The green pass between health and politics, the vaccination campaign, the need for tracking, the hypothesis-obligation launched by Mario Draghi. At the party of Everyday occurrence in Rome, interviewed by the deputy director Maddalena Oliva (review the meeting here), the microbiologist from the University of Padua Andrea Crisanti and the epidemiologist Gianni Rezza, Director General of Prevention at the Ministry of Health, have had their say on all fronts in the fight against the pandemic. Starting with the green certificate, now necessary to access a long list of activities: which for one is a measure exclusively political, for the other it can also have one health justification. “To say that the green pass creates safe environments it’s a nonsense ”, says Crisanti,“ it’s just a tool that encourage people to get vaccinated. To consider it a health measure we should measure its impact ”. Rezza, on the other hand – while admitting that the pass is “a substitute for the obligation“- remember that” it gives a certain degree of protection: if we are all vaccinated, we stay at a distance, we have a certain degree more likely to be protected. If the alternative is to blow the economy and the social relations, then it can be considered a public health measure ”.
There was also talk of the vaccination campaign, with others 3.5 million over 50s still without a dose. It is to them that Crisanti addresses: “With an R0 (the number that indicates the replication rate of the virus, ed) equal to 6 or 7, within a couple of years they will all become infected the unvaccinated, it must be said clearly. Because sooner or later one makes a mistake ”. And more than fifty years old, Rezza adds, “the risk of ending up in intensive care is there”, while “the vaccinated who end up in intensive care are very few, mostly over eighty with serious comorbidities “. The epidemiologist recalls that the most extreme no vaxes, the “ideological” ones, are less than 1% of the population, “a noisy minority”, while next to them there is “a large band of undecided people, influenced to some extent, which perhaps does not have the perception of the very high risk of contracting the disease “. On the other hand, he explains, it is normal for a number of vaccinated people to get sick, because “apart from the yellow fever vaccine, the others never protect 100%, indeed the anti-Covid ones have a better efficacy than many others. “. And then there is a paradoxical effect: “The more people get immunized, the more the vaccinated will get sick, because the unvaccinated will be fewer and fewer.”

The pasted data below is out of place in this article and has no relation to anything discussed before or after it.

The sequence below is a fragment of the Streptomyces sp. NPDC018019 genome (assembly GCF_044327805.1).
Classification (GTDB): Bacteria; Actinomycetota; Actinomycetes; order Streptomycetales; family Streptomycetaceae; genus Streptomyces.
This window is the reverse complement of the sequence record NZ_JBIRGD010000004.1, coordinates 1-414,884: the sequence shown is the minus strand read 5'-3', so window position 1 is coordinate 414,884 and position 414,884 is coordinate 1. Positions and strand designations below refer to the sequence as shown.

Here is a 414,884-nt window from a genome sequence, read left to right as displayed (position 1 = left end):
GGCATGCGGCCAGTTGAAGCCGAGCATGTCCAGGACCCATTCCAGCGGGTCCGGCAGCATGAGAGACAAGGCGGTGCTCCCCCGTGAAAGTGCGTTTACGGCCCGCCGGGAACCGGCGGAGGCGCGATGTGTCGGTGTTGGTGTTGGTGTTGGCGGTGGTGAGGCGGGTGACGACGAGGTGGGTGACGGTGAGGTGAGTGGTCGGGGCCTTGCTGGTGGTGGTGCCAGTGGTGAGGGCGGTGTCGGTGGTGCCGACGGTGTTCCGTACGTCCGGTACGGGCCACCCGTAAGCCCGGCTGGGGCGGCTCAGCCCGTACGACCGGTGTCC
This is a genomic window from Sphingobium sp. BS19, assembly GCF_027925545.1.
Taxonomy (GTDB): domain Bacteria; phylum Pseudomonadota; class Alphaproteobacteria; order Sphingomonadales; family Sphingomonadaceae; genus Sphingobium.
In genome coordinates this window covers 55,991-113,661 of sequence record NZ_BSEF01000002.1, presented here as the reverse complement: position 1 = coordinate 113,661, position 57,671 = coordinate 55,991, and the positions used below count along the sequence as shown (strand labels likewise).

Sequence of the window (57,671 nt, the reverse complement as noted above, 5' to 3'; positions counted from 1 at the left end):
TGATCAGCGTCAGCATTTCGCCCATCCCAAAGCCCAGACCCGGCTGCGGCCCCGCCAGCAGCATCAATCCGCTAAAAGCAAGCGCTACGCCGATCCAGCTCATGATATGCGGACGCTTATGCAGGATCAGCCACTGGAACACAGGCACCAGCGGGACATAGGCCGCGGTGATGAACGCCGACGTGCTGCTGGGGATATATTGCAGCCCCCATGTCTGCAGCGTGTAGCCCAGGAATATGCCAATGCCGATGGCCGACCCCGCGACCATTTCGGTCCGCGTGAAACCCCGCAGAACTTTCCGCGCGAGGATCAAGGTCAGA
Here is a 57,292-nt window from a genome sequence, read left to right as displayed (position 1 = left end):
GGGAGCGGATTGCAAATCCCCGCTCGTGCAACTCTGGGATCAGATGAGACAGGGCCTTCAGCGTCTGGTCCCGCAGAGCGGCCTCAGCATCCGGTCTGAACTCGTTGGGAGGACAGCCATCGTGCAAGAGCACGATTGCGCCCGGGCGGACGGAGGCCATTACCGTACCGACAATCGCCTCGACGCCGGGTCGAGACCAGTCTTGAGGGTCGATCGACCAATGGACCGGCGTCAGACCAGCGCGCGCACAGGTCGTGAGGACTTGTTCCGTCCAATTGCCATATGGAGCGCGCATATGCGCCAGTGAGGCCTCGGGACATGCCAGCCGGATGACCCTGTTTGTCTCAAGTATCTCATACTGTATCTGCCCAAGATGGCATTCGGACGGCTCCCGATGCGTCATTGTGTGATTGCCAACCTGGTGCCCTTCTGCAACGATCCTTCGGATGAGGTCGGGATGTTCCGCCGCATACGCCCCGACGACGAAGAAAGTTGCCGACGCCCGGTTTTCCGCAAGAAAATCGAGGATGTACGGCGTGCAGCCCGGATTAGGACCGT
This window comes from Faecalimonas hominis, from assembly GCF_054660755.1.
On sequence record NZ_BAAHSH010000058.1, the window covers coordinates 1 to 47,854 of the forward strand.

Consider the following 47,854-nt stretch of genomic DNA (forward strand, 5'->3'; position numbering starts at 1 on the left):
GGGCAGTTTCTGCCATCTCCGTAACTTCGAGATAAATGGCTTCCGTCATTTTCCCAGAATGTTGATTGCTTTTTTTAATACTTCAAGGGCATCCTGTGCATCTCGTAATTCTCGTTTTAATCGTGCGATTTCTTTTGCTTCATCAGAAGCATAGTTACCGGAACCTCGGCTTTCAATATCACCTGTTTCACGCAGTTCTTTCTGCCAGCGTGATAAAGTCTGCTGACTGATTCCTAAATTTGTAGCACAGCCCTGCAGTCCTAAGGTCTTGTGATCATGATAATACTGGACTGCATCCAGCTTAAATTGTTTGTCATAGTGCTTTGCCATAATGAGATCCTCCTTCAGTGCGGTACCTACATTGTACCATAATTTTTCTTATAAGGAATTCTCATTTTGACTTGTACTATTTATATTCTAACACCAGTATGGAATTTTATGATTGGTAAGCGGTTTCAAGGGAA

Crisanti, however, shifts the focus of the reasoning: “We should stop talking about vaccinated and unvaccinated who get sick, and start thinking in terms of protection of the population“. He gives the example of England, which “has eliminated all restrictions but manages to keep the virus under control with a gigantic system of tracking e isolation: if they eliminated it, the cases would splash. Now that from us schools will reopen and social activities will resume, further testing is needed to prevent the numbers from growing. With a lethality rate that has dropped to 0,2%, with fifty deaths a day we should have 25 thousand contagions, while we count 5 thousand. Evidently many cases they escape us, because we test too little or test the wrong people ”. For this reason, he explains, “the tampons do not hit the mat, but in such a way as to intercept the transmission chains, while today we do if only the swab is good for cohabitants ”. And “it is necessary to distinguish between the different types of tests: antigenic and salivary ones can be useful for screening, molecular ones for tracing. The countries that have done better in this sense – he explains – are those that every year fight with infectious diseases and have a culture of prevention: let’s take the Vietnam, which has managed to do extraordinary things with a fifth of our GDP ”.
Finally, the case of Israel, where, despite the large vaccination campaign, cases and hospitalizations are on the rise. Here Crisanti raises a criticism of pharmaceutical companies: “Pfizer-induced immunity lasts between six and seven months. Then there is an important number of people who become infected, get sick and go to resuscitation, especially the frail and the elderly. This risks turning the hands of the clock back. Pfizer, Astrazeneca and Moderna they had the data on the duration of vaccinations from May-June: why didn’t they share them? It’s a little late to find out now that they last six months. Knowing this could also have influenced political decision makers. If the vaccine no longer has an effect because we are dealing with a variant, we can make doses of it even five or six, nothing changes, ”he says. “In Israel – confirms Rezza – there is an impressive increase in cases for a country that has vaccinated a lot and well. Their case shows that even the vaccinated can become infected and transmit the infection, and that some can develop a serious illness ”. Therefore “it is normal – he says – for vaccines to be made more than two doses. The fact of having to do an extra dose or a booster dose is normal for most vaccines, it does not mean that the vaccine does not work ”.
On the vaccination obligation announced by Prime Minister Mario Draghi, for Rezza “there is none nothing outrageous in hypothesizing it, but it should not be discussed in a prejudicial manner. However, there are technical and methodological problems: how is it applied? Everything should be faced, discussed and planned “. While for Crisanti “if we had a vaccine that protects 85-90% and lasts at least a year, I say absolutely yes“.